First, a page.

How to help when you don’t know how

by Colleen Smith

Ministry is hard. Ministry is even harder when you want to help someone but don’t know how.

A few years ago, I had no idea how to love the women I’d see on the streets. I had no idea how to minister to them. I didn’t know what they needed tangibly or what they needed to hear. But I did know God made them in His image and, despite their choices, He still loved them. I did know He desired for them to know Him. I also knew he wanted me in their lives—even if I didn’t know what He would later call me to do.

I am not asking you to go find the prostitution circle in your town. Though there likely is one, do not hang out there at 3:30 a.m. But what I would ask you to do is to pray about how you can be involved with sex trafficking survivors. For me, I could help those I didn’t know how to help by building friendships with girls on the street which eventually led to a ministry God wanted me to start called Pretty in Pink.

Pretty in Pink starts with a pink bag and an invitation for friendship. Pretty in Pink starts with prayer and hope she’ll reach out when she’s ready. Pretty in Pink provides necessary resources and a phone number to call when she needs a safe place, a friend or a cup of coffee. The pink bags carry tangible items I have worked with former street girls to decide what is needed. For example, each bag has a pink bible, a journal, a pen, toiletries and usually candy or some sort of snack. Some pink bags have flip-flops, under garments, a gift card for a local coffee place or food place where they can eat.

Many want to help but don’t know where to start. Here are a few ways you can tangibly help minister to human trafficking victims:

  1. Seek out ministries that may have already been started in your town that minister to sex trafficking victims. Most major cities have sex trafficking rescue ministries, safe homes and other places serving these individuals. Many will provide the training you need to be involved.

In Baltimore there are several options including The Samaritan Women, which is a spirit centered, hands-on, therapeutic approach helping victims of sex trafficking change their lives forever. Safe House of Hope is another street outreach program. Starry Night is another ministry and also has a 24/7 line for victims. These ministries do exist and they are always looking for people to serve alongside them.

  1. Maybe you are not called to work one-on-one with sex trafficking survivors, but you have a heart to help. Most street outreach ministries are non-profit and can benefit from financial partners willing to invest one time or make recurring financial gifts to their ministries.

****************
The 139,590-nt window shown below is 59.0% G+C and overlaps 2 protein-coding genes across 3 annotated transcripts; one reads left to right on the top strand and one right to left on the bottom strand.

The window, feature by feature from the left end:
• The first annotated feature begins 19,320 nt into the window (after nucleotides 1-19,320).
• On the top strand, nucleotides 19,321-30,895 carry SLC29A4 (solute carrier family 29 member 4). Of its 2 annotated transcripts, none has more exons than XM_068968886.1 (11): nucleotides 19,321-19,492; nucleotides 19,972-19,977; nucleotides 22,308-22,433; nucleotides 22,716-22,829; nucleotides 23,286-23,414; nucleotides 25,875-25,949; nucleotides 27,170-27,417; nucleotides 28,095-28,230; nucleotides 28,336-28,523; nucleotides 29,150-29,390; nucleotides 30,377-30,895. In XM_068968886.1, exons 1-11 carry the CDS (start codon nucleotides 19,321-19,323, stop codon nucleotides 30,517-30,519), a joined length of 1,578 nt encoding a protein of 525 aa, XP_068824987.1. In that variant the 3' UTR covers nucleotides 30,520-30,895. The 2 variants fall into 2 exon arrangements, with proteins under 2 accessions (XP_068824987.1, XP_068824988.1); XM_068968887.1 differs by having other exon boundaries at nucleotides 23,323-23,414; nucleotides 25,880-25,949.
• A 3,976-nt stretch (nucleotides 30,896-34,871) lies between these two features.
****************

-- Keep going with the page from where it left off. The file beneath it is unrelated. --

Financial partners who invest in these ministries may never understand what their gifts are providing. But because of financial partners, street outreach ministries are able to continue to exist and help survivors experience life change.

  1. Resource donations is another tangible way to support victims. Many street outreach ministries gift the victims a goodie bag, clothing, gift cards and food. When you reach out to a ministry local in your community, you can request a donation wish list. If someone asks me how they can support Pretty in Pink, I share with them what I put in the bags. I ask people to send gift cards, so I can purchase supplies or to take the girls on the streets out for coffee or dinner. Every little bit helps.
  2. These ministries are often filled with darkness and prayers for the victims are much appreciated. Many of these ministries also have a prayer guide, an email list or a newsletter sharing stories of survival and life-change. Pray and sign-up for lists so you may stay aware and lift ministry leaders up in prayer every day.
  3. Love them. When these women decide they want life change, they begin attending church. They want to transition back into what we call “normal life.” When they do, love them. Welcome them into your churches. Invite them to your dinner tables. Get to know them. Get to know their stories. Jesus ate dinner with sinners. He sought out prostitutes, tax collectors and all the others who people found hard to love. Survivors need to understand community and experience the healthy love that exists in community. But most of all, we need to love them so they see Christ in us.

If you can’t find a local ministry to partner with in your community, there are a few national organizations I really respect who are helping human trafficking victims all over the world, including A21, World Help, Hope for Justice and Treasures. While you may not be able to walk alongside these ministries in person, they are all doing great work in the human trafficking world nationally and internationally.

“A new commandment I give to you, that you love one another: just as I have loved you, you also are to love one another. 35 By this all people will know that you are my disciples, if you have love for one another,” (John 13:34-35).

If you suspect that someone you know is a victim of human trafficking, then please don’t ignore it the Human Trafficking National Hotline is open 24/7 to take reports of human trafficking victims National Human Trafficking Hotline 1-888-373-7888

Further resources to help you read and understand human trafficking a little better:

  • Scars and Stilettos

By Harmony Dust

  • In Our Backyard: A Christian Perspective on Human Trafficking in the United StatesPaperback

By Nita Belles

  • Girls Like Us

By Rachel Lloyd

  • God in a Brothel

By Daniel Walker

  • Somebody’s Daughter

By Julian Sher

  • Off the Street

By Christopher Baughman


Colleen Smith is a team member of Captivate Church and serves as a missionary in her neighborhood.

Published May 15, 2018